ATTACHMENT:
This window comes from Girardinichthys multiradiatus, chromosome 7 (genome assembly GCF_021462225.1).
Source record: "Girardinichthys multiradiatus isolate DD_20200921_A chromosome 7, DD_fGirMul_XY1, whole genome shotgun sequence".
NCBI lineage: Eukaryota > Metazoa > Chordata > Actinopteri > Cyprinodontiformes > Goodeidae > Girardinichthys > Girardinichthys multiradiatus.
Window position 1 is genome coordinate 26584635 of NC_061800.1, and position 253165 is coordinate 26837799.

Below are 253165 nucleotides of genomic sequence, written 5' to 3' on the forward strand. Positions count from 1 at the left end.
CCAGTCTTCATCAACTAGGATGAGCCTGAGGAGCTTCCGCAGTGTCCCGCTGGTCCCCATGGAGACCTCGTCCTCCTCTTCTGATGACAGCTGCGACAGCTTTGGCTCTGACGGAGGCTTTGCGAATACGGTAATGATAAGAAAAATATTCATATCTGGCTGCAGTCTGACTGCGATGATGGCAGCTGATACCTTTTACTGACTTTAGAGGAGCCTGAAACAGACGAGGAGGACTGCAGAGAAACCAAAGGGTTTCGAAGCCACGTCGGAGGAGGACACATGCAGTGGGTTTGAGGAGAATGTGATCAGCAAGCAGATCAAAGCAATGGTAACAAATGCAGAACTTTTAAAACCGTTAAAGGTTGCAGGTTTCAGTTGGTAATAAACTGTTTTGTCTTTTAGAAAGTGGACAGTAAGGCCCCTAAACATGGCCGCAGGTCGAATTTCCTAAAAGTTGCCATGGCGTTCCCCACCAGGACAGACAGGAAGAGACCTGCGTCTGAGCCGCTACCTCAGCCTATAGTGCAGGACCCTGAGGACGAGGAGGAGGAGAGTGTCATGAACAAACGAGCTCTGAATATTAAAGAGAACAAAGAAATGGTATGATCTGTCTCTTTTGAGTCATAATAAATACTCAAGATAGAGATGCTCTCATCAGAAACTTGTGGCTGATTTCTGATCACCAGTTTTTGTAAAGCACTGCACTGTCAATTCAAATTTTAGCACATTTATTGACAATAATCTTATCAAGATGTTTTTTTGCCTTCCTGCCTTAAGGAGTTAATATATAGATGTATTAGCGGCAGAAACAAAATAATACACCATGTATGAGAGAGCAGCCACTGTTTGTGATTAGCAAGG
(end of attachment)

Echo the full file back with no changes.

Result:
This window comes from Girardinichthys multiradiatus, chromosome 7 (genome assembly GCF_021462225.1).
Source record: "Girardinichthys multiradiatus isolate DD_20200921_A chromosome 7, DD_fGirMul_XY1, whole genome shotgun sequence".
NCBI lineage: Eukaryota > Metazoa > Chordata > Actinopteri > Cyprinodontiformes > Goodeidae > Girardinichthys > Girardinichthys multiradiatus.
Window position 1 is genome coordinate 26584635 of NC_061800.1, and position 253165 is coordinate 26837799.

Below are 253165 nucleotides of genomic sequence, written 5' to 3' on the forward strand. Positions count from 1 at the left end.
CCAGTCTTCATCAACTAGGATGAGCCTGAGGAGCTTCCGCAGTGTCCCGCTGGTCCCCATGGAGACCTCGTCCTCCTCTTCTGATGACAGCTGCGACAGCTTTGGCTCTGACGGAGGCTTTGCGAATACGGTAATGATAAGAAAAATATTCATATCTGGCTGCAGTCTGACTGCGATGATGGCAGCTGATACCTTTTACTGACTTTAGAGGAGCCTGAAACAGACGAGGAGGACTGCAGAGAAACCAAAGGGTTTCGAAGCCACGTCGGAGGAGGACACATGCAGTGGGTTTGAGGAGAATGTGATCAGCAAGCAGATCAAAGCAATGGTAACAAATGCAGAACTTTTAAAACCGTTAAAGGTTGCAGGTTTCAGTTGGTAATAAACTGTTTTGTCTTTTAGAAAGTGGACAGTAAGGCCCCTAAACATGGCCGCAGGTCGAATTTCCTAAAAGTTGCCATGGCGTTCCCCACCAGGACAGACAGGAAGAGACCTGCGTCTGAGCCGCTACCTCAGCCTATAGTGCAGGACCCTGAGGACGAGGAGGAGGAGAGTGTCATGAACAAACGAGCTCTGAATATTAAAGAGAACAAAGAAATGGTATGATCTGTCTCTTTTGAGTCATAATAAATACTCAAGATAGAGATGCTCTCATCAGAAACTTGTGGCTGATTTCTGATCACCAGTTTTTGTAAAGCACTGCACTGTCAATTCAAATTTTAGCACATTTATTGACAATAATCTTATCAAGATGTTTTTTTGCCTTCCTGCCTTAAGGAGTTAATATATAGATGTATTAGCGGCAGAAACAAAATAATACACCATGTATGAGAGAGCAGCCACTGTTTGTGATTAGCAAGG